The Village of Fadiouth: Walking Through Clam Shells in Senegal

While sitting in a pirogue punted by a local man, I can see through the crystal-clear water down to the muddy bottom of the estuary. I then look across the inlet at the line of dense mangrove forest. Twisted limbs of baobab trees break through the mangrove canopy— a dark contrast to the bright blue sky.

A Western Red-billed Hornbill cries out loudly from a baobab branch before flying away as the crunch of shells announces that my boat has landed ashore. I have just crossed from Joal, a city at the end of the Petite Côteon, to a clam shell island in Senegal.

Fadiouth, an adjacent village attached by a wooden bridge, is also built on an island of clam shells. They have accumulated over centuries of people living on these small islands. The sound of shells underfoot accompanies me everywhere as I explore both islands– they’re on the ground, incorporated into the local crafts, and even in the bricks of the buildings.

Although Fadiouth’s origin story has been lost to time, the Guelowar people from the Kaabu Empire likely settled there between the 16th and 18th centuries. The Serer people, to whom the majority of people in Joal-Fadiouth can trace their roots, however, most likely began moving to the area before that time.

Donkey-drawn cart in the village of Fadiouth, Senegal.
Cars and motorcycles are prohibited on the clam-shell islands/Alexandra Yingst

A donkey cart carrying trash passes me while I’m crossing the bridge to Fadiouth. Later, on the bridge between Fadiouth and Joal, women carrying enormous buckets on their heads walk by me like it takes no effort for them at all. Cars and motorcycles are prohibited on the island, so people must transport goods just as they would have in the past.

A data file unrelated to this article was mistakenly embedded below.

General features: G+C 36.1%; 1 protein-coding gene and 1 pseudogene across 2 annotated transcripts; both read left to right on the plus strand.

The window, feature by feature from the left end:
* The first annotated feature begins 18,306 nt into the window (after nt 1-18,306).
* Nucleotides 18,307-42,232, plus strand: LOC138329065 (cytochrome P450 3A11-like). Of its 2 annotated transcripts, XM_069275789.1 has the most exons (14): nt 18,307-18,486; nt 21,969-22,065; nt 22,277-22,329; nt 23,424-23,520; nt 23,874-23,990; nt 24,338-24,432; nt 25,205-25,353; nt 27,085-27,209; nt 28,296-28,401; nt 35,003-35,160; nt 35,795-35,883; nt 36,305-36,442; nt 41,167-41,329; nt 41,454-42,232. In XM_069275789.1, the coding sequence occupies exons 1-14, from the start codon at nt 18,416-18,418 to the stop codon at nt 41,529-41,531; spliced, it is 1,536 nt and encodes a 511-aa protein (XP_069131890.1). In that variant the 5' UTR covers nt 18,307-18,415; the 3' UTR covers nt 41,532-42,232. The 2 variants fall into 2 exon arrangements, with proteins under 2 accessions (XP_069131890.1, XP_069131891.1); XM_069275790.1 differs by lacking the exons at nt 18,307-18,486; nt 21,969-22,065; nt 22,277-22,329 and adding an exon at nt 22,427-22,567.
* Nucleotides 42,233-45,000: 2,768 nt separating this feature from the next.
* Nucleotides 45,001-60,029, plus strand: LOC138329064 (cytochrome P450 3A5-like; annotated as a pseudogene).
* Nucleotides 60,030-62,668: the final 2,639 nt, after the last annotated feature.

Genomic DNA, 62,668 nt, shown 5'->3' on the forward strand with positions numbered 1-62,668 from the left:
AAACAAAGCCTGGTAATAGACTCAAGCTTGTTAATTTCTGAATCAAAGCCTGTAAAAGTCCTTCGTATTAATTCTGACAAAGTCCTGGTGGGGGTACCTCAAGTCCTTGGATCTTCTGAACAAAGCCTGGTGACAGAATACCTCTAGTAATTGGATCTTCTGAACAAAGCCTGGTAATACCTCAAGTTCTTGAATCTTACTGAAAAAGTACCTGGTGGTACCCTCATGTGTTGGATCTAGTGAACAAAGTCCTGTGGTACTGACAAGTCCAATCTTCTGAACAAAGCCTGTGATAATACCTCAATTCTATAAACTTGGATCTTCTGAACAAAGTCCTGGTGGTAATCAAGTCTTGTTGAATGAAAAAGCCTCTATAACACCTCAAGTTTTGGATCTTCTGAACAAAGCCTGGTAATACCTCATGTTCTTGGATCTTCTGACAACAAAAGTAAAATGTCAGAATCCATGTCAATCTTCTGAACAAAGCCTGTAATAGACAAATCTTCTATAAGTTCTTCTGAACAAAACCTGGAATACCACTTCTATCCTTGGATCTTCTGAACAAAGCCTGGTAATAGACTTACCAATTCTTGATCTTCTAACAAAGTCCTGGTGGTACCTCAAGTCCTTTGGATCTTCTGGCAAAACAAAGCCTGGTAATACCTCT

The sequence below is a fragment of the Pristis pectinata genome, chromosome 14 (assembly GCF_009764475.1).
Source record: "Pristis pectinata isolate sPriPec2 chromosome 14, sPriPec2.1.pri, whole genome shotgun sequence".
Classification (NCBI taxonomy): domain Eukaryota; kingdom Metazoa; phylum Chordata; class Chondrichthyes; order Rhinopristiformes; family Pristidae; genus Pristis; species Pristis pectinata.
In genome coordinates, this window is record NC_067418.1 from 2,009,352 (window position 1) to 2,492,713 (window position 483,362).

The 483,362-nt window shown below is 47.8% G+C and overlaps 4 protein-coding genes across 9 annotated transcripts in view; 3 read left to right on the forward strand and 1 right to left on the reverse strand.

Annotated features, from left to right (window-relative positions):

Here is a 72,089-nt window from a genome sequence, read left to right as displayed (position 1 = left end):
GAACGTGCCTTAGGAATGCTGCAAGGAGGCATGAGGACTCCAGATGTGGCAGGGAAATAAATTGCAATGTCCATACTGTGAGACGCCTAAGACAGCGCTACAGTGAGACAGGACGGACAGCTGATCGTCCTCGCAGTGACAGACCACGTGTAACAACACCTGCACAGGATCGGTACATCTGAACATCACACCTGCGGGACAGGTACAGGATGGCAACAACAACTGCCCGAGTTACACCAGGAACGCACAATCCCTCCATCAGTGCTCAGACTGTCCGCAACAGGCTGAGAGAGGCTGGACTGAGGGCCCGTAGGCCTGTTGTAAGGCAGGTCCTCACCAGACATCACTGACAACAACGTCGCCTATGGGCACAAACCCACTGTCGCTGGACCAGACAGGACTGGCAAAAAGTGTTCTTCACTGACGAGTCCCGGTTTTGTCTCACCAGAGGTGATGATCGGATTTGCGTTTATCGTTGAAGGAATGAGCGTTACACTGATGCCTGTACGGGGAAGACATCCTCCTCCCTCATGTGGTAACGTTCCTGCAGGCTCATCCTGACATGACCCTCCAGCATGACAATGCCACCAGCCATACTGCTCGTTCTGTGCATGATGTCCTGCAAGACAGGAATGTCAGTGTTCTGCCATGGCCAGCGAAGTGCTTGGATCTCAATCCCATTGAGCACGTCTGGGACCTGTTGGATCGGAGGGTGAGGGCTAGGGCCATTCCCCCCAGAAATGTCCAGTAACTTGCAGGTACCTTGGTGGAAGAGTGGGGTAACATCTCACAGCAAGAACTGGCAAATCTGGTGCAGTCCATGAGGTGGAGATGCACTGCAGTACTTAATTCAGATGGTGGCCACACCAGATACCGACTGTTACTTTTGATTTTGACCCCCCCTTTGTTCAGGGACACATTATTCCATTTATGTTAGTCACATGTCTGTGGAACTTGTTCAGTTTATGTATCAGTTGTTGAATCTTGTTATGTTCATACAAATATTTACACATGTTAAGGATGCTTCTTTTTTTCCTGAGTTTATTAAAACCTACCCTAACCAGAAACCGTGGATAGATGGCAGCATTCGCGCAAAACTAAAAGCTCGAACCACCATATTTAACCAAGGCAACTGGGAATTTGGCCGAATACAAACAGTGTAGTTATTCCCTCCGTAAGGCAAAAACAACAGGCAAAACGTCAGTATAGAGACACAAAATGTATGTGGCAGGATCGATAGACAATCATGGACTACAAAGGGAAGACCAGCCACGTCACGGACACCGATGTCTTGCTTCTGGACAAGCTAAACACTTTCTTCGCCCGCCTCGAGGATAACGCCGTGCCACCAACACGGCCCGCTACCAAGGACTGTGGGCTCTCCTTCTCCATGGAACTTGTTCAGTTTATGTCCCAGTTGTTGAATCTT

A Sanctuary for Religious Tolerance

The island that I have arrived on first is home to the town’s cemetery. What stuns me even more than the billions of shells on the ground are the white crosses, marking the graces of Christians, that stick out of the shells. The majority of people in Senegal practice Islam, and separate cemeteries for both religions are common throughout the country, including right across the water in Joal. But this cemetery is a place where people of all faiths have peacefully been laid to rest.

Cemetery in the clam shell island of Fadiouth, Senegal.
Fadiouth’s cemetery is a testament to the village’s religious tolerance/Alexandra Yingst

Born on the other side of the estuary from Fadiouth in Joal, Léopold Sédar Senghor became Senegal’s first president after the country gained independence in 1960. He is famous for saying that Senegal is 95 percent Muslim, 5 percent Christian and 100 percent animist. Although the people of Fadiouth probably identify as either Christian or Muslim, the villagers still carry out many traditional practices of the Serer people.

This community has been tolerant of other religions for centuries. In the 17th century, a small group of Jewish people from Portugal lived in Fadiouth since nearby Joal was a significant trading hub. In Fadiouth, they were free to practice their religion and trade peacefully with nearby African and colonial powers.

Fadiouth remains a refreshing display of peace on a coastline that has been marked by religious conflict. In the village, mixed-religion families are not uncommon. Churches and mosques exist for the community as a whole. When it comes time to fundraise for and participate in religious events, everyone –regardless of religion – joins in on the celebration.

Welcoming Everyone with Open Arms

Pigs in the village of Fadiouth, Senegal.
Pigs roam freely in Fadiouth, an unexpected sight in a majority Muslim country/Alexandra Yingst

Today, 90 percent of the 5,000 people living in Fadiouth practice Christianity, which is uncommon in Senegal. Pigs freely roam the town, which is also an unexpected sight in a majority Muslim country where most people do not eat pork. But regardless of your religion, you will always be welcomed with open arms in Fadiouth.

Like in many African nations, 36 different languages are spoken in Senegal, and the locals practice multiple religions and come from incredibly diverse ethnic groups. Various factors make Senegalese society more tolerant than the cultures of neighboring countries, from the way that the government is structured to how race is perceived.

But this peaceful nation shows me that diversity can be overcome and even celebrated. I know that I’ll take these lessons from West Africa home with me. I was surprised and delighted by Fadiouth, and the memories of this tolerant town built on a mound of clam shells will forever endure in my mind.